Sayonara, Tokyo!

Copyright Photo: The Paranoid Traveler/PFN
Fast forward and it wasn't long before I had to say sayonara to Tokyo. Once again, I took the Narita Express for a convenient one-hour commute to the airport. Buying my ticket and finding the platform was somewhat stressful. I wasn't sure where to buy my ticket as there wasn't any English translations so I just lined up at what looked like a ticket counter. I asked the lady in front of me if I was at the right line and she just giggled and said, "Maybe." Not very encouraging as there was a handful ahead of us. If I was mistaken, I would have wasted thirty minutes. Good thing that it was indeed the ticket counter. I was issued a ride ready to depart in 10 minutes at a platform that took nine and half minutes to find! Needless to say, I zonked out during the train ride and I almost missed my stop.

Upon arrival at the airport, I had to wait for half an hour for the check-in counter to open but it was a swift process from there to immigration. There was hardly any line and there was always someone telling us which lane to go to. In just 20 minutes, I was inside waiting for my departure. 

Copyright Photo: The Paranoid Traveler/PFN
The Narita International Airport is several times bigger than NAIA. It has the usual shops and restaurants to help pass the time. It also has a designated wi-fi room where I spent time writing this review. Narita is better than our airport in terms of size, efficiency and facilities except that the temperature felt kind of warm that I had to roll up my sleeves and leggings. 

Copyright Photo: The Paranoid Traveler/PFN
Our flight on the Airbus 320-200 departed almost to the nanosecond and take-off was smooth. Philippine newspapers, headsets and immigration forms were distributed immediately after the seat belt sign was turned off. Unlike before, we now had in-flight entertainment but I did not bother with it as I continued doing this review although I must say that the film offer was one of the best movies I saw last year---"The Book Thief." If you haven't seen it, go and see it. And if you have children, let them see it as well. But I digress. This is not a film review.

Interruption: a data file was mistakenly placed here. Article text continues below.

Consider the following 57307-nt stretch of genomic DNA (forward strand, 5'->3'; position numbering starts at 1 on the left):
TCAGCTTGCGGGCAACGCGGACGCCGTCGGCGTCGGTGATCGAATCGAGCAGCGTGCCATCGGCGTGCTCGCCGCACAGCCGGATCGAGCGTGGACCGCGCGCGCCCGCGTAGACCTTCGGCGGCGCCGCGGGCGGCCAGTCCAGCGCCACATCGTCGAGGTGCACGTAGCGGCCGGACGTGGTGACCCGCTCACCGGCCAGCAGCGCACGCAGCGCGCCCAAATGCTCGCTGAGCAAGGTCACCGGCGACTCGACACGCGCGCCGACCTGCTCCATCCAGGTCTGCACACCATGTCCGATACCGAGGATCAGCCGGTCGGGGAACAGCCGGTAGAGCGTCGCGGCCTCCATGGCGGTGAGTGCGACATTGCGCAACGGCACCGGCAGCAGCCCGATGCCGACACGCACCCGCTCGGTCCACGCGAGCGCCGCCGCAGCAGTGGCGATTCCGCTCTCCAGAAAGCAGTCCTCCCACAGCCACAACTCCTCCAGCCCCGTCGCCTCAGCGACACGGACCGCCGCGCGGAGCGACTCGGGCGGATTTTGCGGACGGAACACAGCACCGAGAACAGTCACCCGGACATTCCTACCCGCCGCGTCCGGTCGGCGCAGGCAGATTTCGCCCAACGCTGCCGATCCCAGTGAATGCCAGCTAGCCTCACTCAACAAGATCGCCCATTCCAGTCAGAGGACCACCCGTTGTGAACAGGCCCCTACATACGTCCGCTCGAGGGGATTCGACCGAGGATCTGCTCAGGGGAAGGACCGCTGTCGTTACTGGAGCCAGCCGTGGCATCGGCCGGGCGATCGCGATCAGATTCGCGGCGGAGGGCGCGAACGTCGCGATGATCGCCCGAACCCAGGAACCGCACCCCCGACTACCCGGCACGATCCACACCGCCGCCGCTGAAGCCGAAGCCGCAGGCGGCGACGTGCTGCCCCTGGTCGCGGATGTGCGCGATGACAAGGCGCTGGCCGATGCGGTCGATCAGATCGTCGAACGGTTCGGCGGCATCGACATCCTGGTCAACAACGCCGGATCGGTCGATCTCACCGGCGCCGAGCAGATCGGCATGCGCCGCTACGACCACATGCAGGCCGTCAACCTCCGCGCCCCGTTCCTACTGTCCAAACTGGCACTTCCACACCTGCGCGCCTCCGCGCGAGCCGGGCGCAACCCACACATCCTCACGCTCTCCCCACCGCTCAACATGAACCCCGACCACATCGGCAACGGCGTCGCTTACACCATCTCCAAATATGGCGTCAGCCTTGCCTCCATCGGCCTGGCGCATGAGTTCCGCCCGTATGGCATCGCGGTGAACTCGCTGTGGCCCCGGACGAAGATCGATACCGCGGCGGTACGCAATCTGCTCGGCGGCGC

Meals were served with a choice of chicken and beef noodles. I ordered chicken because the beef came with noodles. However, I didn't eat any of it as the ten-minute continuous turbulence made me lose my appetite. Getting spilled with water on the head and lap didn't help bring it back either. The stewardess was handing a cup of water over my head to my seat mate who became apologetic while the stewardess just continued on with her duties.

pal in flight meal
Copyright Photo: The Paranoid Traveler/PFN
For the rest of the flight, I dozed on and off and finally woke up feeling like we had been flying for a long time. When the captain announced the start of our descent, I was surprised to realize that we were flying an hour longer. Manila takes only four hours to reach from Tokyo and yet we were landing five hours after departing. No explanation was given and I was too tired to ask.

Immigration took only a few minutes and as usual, the diva that was the baggage claim demanded more attention. This is something I don't understand. In other countries, our baggage is there waiting for us while it's always the other way around in Manila. Our airport authorities should take a look at how these countries do it. Is it because other airports are so big that the time it takes us to reach the carousel is also the same amount of time for unloading?

Overall, my flight experience to and fro was okay except for the turbulence which I hate with all my heart. As for my airport experience in both countries, I wasn't much impressed with Narita if only because I expected it to be big and efficient. I was just surprised that it looked kind of old. But no complaints. I save those for NAIA and its exasperating baggage unloading system.

Know Before You Go:
-The Paranoid Traveler


  1. Compared to NAIA, Narita is still waaaaay better. I lament at how ugly-looking our airport looks like everytime I arrive home. Absolutely got nothing on Suvarnabhumi, Changi, and Incheon. Even Bali and Ho Chi Minh got better airports.

  2. Flying east is always faster than west. Mnl to nrt is east and nrt to mnl is west. Hope this satisfies your query?

  3. You forgot about the time difference. Shouldn't you be aware of that by now?

  4. Being a pilot is not just a profession; it's a lifelong love affair with the skies. AV8 Prep learning how to fly